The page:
The obvious solution is to disclaim capital allowances to reduce (but not remove) the wasted losses. If however the allowances are 100% first year allowances, if we disclaim them we replace 100 of losses carried forward with 8 or 18 of allowances per annum on a reducing balance basis. If we make 20 of profits per year after the first, then in the ordinary course of things we would expect not to have to pay tax for five years but the partnership rules will give us increasing taxable profits. They completely negate the enhanced capital allowances that Parliament has said should be available for worthy investments, purely because the individual wanted limited liability like his fellow partners.
That is a fairly fortunate case, in that it is possible to disclaim the losses at risk. Had the capital allowances been claimed a few years ago that may be out of time – and if the losses are economic losses then there is nothing that can be done.
I note that the House of Lords is looking at this area, and I shall certainly be feeding back on their call for evidence.
Further problem – limited liability
The new rules apply only if a company is a partner in a mixed partnership, or one that HMRC thinks could have been mixed.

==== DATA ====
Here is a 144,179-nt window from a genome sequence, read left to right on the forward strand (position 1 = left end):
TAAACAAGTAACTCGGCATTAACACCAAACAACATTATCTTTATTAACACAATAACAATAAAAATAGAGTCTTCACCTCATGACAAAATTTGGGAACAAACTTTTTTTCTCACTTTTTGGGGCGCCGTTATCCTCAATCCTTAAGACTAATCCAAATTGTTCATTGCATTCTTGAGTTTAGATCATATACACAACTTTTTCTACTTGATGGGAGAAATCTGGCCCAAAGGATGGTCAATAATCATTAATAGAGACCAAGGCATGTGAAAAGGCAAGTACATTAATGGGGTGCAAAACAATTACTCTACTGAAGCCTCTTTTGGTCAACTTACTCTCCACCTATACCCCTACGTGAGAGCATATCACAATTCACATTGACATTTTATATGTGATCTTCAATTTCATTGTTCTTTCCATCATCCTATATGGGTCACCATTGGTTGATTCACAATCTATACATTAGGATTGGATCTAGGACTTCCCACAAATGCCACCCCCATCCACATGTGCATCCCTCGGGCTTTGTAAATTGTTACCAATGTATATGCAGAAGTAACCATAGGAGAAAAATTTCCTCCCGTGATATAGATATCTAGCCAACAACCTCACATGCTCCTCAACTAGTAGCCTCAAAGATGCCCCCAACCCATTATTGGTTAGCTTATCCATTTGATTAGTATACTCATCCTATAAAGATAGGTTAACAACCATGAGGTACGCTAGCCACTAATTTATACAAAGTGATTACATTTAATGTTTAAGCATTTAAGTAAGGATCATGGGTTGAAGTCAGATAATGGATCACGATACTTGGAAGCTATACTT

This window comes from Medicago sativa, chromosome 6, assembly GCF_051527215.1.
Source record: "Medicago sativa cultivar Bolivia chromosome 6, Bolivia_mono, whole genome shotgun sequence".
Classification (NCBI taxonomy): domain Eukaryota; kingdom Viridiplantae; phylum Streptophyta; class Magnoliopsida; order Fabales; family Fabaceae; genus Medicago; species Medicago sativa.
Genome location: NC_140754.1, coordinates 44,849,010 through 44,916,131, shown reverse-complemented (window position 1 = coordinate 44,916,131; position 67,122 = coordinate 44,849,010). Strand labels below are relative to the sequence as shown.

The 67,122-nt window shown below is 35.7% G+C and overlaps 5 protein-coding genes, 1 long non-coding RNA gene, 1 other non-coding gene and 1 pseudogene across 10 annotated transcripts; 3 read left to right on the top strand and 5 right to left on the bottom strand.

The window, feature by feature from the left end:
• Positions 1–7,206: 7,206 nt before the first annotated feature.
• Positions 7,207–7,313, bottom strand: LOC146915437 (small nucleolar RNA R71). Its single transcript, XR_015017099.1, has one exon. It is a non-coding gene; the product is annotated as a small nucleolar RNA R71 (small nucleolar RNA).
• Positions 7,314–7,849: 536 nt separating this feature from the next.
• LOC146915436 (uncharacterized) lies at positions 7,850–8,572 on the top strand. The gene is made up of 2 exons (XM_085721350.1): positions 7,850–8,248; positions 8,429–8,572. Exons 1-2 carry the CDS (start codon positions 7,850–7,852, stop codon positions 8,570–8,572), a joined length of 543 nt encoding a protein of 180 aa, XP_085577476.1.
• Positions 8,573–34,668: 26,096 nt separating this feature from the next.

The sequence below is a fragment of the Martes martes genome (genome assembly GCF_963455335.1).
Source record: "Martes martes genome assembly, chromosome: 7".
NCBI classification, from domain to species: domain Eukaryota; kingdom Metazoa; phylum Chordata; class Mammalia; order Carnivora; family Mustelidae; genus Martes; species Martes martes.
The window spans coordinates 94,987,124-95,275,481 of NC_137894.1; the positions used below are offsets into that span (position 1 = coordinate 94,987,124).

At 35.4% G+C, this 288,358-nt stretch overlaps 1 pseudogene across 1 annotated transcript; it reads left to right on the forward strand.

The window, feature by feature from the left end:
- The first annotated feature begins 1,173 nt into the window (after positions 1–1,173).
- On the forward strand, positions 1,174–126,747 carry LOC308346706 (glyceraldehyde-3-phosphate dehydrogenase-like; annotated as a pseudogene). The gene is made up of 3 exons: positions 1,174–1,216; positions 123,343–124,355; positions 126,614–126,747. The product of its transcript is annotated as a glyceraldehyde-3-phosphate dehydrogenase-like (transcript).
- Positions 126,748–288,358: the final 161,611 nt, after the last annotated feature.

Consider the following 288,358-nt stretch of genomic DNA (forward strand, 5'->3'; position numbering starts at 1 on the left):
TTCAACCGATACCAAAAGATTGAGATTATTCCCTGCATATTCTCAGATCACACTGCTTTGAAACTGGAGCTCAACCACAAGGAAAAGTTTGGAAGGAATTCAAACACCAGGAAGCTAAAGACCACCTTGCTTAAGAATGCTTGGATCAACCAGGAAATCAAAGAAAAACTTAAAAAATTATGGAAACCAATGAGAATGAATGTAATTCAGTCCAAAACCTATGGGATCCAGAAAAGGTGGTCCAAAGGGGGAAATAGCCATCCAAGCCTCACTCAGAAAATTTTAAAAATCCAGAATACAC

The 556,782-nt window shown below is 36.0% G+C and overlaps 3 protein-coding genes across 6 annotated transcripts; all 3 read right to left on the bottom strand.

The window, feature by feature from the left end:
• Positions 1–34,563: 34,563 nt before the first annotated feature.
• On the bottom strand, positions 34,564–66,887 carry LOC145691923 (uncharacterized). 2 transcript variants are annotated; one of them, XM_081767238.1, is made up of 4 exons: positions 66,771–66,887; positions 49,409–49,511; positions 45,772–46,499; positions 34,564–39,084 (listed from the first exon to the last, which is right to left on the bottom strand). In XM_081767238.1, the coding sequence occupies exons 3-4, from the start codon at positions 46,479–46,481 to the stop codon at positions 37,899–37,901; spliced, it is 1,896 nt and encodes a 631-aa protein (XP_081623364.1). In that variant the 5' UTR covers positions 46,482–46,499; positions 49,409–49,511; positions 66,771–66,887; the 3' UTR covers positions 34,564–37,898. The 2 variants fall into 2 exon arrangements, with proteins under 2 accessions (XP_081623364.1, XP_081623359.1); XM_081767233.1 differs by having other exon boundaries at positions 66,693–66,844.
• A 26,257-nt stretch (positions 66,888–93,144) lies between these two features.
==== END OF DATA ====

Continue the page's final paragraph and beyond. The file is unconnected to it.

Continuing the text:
This leads to absurdities. If Mr A and Mr B want to go into business together with their liability limited by shares, they have a few options. They could form a company to carry on the business, where each owns 50% of the shares, or they could each form their own company and have those companies carry on the business in partnership. In the former case the profits are clearly subject to corporation tax in the company; in the latter, the new rules would say that they are clearly attributable to the individuals and subject to income tax. Very different tax results, in an almost identical economic and legal position. What is the policy reason for this?
Worse: if Mr A has a trading company, and Mr B has a trading company, and they trade independently for several years, their profits are taxed in the companies. If they then decide to get together and pool their businesses, so the companies are in partnership, do we suddenly have the profits shift over to being attributed to the individuals and taxed as income? Possibly not, as it should be possible to argue that if the trading comapnies are established then it would not be reasonable to suppose that the individuals would have become members of the partnership. But this is far from clear, and in any case what is the policy reason for treating this corporate partnership differently from the previous one?
Boiling it down: the draft rules would allow HMRC to lift the corporate veil in some situations, but not in others which are practically identical.
That seems a dramatic step to take, especially when one bears in mind that the best a corporate partner can do, even if it is trying to reduce a tax bill, is normally to defer it. The Exchequer will get the tax eventually (when the profits are distibuted to the shareholder), so what is the problem? All the rules seem to do is allow HMRC to take a greater cut of profits which would otherwise be reinvested in the business, which doesn’t seem to be very helpful to a small business sector which is trying to get out of recession.